We bought our first home in July of 2011 and as much as we absolutely LOVED the inside of the house, we knew the landscaping had to go.  I mean, just look at it! The bushes were practically swallowing the house.

(Spring and winter photos for your viewing pleasure.)

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Landscaping isn’t the easiest thing in the world to do and thankfully, we have friends and family with trucks and equipment who helped. We tackled this as a DIY project and saved a lot of dough.

After a full year in the house, the time was ripe to take out the bushes starting with the two ginormous ones that covered our front door.   I bet our mailman was pretty happy about that progress.  He no longer needed to use a human slingshot to get to our mailbox.

When we got back from our honeymoon in September of 2012, we tore out the rest of the bushes using a truck and a fire hose. You could say the honeymoon was over…for the bushes.  I have to admit, I was a little (I stress little) sad to see them go only for the mere fact that they are fantastic for Christmas lights, but I digress.

We waited patiently all fall, winter and spring to tackle the rest of the project. We knew we needed a new roof and we had to save save save.  Because the roof was so pricey to get done, we ended up having to really rein in our budget for the landscaping, but we’ll outline that for you later.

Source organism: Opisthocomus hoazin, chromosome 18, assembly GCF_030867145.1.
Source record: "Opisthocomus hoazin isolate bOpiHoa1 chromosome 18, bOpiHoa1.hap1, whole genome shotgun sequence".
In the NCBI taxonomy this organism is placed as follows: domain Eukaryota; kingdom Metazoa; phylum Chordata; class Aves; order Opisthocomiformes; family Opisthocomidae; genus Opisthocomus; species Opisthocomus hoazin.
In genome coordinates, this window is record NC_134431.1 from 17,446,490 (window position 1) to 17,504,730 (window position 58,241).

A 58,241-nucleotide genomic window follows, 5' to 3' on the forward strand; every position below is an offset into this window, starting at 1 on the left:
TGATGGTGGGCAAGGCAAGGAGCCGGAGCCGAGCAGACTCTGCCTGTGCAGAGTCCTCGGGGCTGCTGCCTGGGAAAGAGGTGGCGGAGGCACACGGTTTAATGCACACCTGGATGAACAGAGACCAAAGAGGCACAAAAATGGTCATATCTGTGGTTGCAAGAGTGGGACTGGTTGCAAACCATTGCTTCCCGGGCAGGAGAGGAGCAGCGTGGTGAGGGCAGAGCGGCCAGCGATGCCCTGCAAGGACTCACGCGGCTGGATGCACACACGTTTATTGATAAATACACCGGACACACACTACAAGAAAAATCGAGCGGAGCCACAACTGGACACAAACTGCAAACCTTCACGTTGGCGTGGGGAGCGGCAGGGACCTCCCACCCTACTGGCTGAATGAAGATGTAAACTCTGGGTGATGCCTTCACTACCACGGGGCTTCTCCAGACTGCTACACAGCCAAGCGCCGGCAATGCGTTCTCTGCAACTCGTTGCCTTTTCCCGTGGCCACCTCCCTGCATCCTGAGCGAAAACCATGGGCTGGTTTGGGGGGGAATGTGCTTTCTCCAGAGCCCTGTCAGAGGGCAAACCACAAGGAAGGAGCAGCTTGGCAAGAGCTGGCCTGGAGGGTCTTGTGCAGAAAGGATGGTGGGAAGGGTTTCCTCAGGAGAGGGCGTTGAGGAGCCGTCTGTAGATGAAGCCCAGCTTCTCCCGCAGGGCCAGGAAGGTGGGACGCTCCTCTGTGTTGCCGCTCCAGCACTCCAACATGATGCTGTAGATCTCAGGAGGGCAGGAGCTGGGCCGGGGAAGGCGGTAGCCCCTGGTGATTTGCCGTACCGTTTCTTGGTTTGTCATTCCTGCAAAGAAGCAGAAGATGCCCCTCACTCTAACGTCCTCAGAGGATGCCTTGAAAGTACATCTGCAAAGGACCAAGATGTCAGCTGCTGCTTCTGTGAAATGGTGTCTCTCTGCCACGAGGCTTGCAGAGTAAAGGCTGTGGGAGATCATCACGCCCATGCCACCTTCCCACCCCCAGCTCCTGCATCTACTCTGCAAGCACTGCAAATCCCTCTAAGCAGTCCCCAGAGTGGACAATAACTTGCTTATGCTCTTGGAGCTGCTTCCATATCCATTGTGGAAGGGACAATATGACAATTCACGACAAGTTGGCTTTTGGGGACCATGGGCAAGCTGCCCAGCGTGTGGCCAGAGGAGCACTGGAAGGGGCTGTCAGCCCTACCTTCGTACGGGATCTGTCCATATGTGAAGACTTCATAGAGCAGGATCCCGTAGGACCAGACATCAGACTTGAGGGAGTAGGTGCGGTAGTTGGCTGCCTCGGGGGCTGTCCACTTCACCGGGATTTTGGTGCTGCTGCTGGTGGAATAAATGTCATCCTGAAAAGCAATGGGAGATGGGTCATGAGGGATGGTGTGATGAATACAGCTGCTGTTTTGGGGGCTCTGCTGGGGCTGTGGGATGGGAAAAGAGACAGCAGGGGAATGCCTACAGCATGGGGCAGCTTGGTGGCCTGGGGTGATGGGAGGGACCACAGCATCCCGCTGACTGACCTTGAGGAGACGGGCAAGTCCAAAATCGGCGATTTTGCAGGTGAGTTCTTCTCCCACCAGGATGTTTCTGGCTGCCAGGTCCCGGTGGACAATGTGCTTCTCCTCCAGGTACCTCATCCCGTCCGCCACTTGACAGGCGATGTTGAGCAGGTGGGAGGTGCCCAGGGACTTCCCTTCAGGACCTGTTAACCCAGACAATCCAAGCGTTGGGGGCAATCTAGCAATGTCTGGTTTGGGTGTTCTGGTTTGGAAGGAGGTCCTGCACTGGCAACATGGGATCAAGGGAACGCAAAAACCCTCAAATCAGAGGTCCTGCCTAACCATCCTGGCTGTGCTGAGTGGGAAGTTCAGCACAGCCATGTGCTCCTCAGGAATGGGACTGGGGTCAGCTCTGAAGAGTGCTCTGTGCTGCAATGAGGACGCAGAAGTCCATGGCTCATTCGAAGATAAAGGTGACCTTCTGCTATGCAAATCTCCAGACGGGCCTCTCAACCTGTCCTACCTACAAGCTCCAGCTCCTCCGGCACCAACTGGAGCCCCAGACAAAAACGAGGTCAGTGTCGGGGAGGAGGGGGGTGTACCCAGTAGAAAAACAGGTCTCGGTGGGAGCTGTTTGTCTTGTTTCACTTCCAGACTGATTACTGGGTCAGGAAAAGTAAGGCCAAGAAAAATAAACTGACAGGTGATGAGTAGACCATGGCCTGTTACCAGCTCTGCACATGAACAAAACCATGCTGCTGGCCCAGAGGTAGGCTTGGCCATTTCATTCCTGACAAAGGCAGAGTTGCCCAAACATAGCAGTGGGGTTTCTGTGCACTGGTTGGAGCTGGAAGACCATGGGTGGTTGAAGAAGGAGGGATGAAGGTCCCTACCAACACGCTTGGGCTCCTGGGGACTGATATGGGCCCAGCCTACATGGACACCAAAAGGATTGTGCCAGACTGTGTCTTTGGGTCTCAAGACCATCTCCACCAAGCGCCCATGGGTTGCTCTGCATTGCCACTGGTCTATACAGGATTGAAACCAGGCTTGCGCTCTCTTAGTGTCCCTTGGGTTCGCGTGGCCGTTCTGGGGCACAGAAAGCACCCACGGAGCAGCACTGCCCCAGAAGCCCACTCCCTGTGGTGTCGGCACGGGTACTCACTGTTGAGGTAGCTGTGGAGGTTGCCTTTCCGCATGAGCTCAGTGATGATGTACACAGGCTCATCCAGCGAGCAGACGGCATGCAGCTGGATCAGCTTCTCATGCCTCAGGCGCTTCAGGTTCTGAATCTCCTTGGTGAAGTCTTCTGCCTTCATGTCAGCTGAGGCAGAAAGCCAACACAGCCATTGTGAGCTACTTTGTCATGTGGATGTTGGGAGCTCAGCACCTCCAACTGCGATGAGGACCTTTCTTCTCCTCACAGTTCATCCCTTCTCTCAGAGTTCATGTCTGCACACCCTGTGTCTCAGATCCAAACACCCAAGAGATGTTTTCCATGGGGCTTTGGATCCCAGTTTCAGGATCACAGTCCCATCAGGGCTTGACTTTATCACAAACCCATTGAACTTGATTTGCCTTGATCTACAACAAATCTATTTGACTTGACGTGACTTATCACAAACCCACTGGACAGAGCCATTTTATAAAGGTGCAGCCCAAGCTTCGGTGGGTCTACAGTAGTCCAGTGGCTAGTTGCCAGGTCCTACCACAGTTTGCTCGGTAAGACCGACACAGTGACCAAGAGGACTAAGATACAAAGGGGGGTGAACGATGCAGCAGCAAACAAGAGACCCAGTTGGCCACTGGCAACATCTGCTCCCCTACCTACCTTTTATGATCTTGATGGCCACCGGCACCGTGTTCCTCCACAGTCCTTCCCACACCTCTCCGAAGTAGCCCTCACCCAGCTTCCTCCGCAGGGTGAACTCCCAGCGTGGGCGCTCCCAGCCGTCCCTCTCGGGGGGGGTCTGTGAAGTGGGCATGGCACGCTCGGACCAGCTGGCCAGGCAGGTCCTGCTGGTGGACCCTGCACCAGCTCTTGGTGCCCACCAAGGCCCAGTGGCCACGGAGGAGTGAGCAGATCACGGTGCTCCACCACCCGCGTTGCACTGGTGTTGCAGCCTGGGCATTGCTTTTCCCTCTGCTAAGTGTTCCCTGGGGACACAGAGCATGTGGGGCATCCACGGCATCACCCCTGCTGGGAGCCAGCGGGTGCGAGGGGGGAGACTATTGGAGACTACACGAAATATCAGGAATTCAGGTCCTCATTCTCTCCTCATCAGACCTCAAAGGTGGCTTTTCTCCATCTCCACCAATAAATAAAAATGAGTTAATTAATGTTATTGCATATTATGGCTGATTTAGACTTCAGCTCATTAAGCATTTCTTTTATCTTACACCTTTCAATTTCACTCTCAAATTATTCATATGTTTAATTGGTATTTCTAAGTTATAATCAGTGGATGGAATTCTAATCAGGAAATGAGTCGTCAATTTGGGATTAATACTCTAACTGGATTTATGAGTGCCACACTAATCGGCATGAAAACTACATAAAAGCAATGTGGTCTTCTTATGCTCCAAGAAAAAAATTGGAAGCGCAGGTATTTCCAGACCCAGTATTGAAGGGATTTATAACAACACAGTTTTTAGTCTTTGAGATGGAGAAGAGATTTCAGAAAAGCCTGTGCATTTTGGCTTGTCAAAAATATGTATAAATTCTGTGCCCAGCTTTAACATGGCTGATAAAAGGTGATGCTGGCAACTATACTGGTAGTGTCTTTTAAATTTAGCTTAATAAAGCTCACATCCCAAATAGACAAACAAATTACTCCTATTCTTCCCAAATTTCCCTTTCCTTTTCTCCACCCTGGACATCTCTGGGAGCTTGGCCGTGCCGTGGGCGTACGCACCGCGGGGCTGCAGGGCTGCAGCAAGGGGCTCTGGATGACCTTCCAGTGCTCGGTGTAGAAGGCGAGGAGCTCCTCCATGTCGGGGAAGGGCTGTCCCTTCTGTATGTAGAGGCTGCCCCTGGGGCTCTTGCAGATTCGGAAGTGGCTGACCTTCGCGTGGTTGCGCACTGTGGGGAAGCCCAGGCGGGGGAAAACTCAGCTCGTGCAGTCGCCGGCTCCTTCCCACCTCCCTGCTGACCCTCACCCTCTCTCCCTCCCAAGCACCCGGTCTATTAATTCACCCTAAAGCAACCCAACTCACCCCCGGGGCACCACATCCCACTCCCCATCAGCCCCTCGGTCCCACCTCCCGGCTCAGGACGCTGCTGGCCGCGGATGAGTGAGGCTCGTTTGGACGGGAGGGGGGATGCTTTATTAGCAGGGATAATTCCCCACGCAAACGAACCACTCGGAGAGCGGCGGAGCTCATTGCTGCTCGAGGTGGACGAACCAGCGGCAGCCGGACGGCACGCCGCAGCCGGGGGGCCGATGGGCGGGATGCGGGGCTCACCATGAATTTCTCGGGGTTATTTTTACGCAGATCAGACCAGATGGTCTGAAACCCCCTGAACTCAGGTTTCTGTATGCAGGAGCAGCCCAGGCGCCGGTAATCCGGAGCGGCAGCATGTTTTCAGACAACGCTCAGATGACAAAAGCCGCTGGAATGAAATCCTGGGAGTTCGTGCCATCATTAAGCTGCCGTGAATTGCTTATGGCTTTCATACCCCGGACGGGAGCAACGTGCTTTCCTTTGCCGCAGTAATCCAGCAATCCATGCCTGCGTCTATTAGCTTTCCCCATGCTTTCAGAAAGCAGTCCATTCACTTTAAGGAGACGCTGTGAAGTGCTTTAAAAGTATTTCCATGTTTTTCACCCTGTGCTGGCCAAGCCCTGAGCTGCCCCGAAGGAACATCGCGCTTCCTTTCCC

If you’ve ever seen a roofing project done, you know why we waited to do the landscaping until the roof was done.  I arrived home from work the day the roof was being put on, and our house looked like it got sick and well…just see for yourself.


As bad as it looks in the photo, I have to give the crew a lot of credit for their cleanup efforts.  They picked up great and we only found a couple of roofing nails afterwards.  So now it was official.  As of June 2013, our home had a new roof, new gutters and we were ready to tackle the front landscaping. Yahoo!

Roof: before
Roof: After (Wasting no time to use the rototiller)
Roof: After
(Wasting no time to use the rototiller)

Once the dirt was rototilled, we could begin the landscaping process. You see this pile of dirt in your driveway and you say, “Oh that’s not that much,” or “We got this,” or “Tom, I used to work at a barn shoveling horse poo, this is nothing.”  Then, about 45 wheel barrel loads, lots of sweat and one little tear later, you have both changed your mind.


After a couple of hours, the dirt was in and we were ready for some plants.  After two years, I finally got a photo of Tom and I in front of our first home. (Definetly not our best look, but it was 90 degrees and we were working hard.)Very happy to have the new roof on, the soil tilled, the new dirt in and being able to start to plant. Cheese!

July 2013

We wanted to go with a variety of plants, varying in color that bloom at different points in the year so that there is always something in bloom.  We came up with a pretty good lineup from the Home Depot, Elber’s Landscaping, and Russell’s Tree Farm; 2 boxwood bushes, 4 hostas, 1 Japanese maple tree, 2 mini Christmas trees, 1 pink columbine plant, 1 hydrangea tree, 1 red burning bush, a couple ferns, 1 dwarf grass plant, and 1 nandina shrub.  You put all of that together with some black Preen mulch and viola!